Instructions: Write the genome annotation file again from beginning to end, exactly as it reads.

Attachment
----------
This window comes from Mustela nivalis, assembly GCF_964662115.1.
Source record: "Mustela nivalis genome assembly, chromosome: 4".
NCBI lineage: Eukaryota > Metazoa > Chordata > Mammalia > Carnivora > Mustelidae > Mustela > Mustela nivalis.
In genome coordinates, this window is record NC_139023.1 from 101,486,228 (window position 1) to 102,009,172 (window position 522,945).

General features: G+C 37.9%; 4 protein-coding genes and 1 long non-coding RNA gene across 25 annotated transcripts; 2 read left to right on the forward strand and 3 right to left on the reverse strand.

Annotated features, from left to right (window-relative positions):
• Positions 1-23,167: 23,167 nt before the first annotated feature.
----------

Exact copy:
This window comes from Mustela nivalis, assembly GCF_964662115.1.
Source record: "Mustela nivalis genome assembly, chromosome: 4".
NCBI lineage: Eukaryota > Metazoa > Chordata > Mammalia > Carnivora > Mustelidae > Mustela > Mustela nivalis.
In genome coordinates, this window is record NC_139023.1 from 101,486,228 (window position 1) to 102,009,172 (window position 522,945).

General features: G+C 37.9%; 4 protein-coding genes and 1 long non-coding RNA gene across 25 annotated transcripts; 2 read left to right on the forward strand and 3 right to left on the reverse strand.

Annotated features, from left to right (window-relative positions):
• Positions 1-23,167: 23,167 nt before the first annotated feature.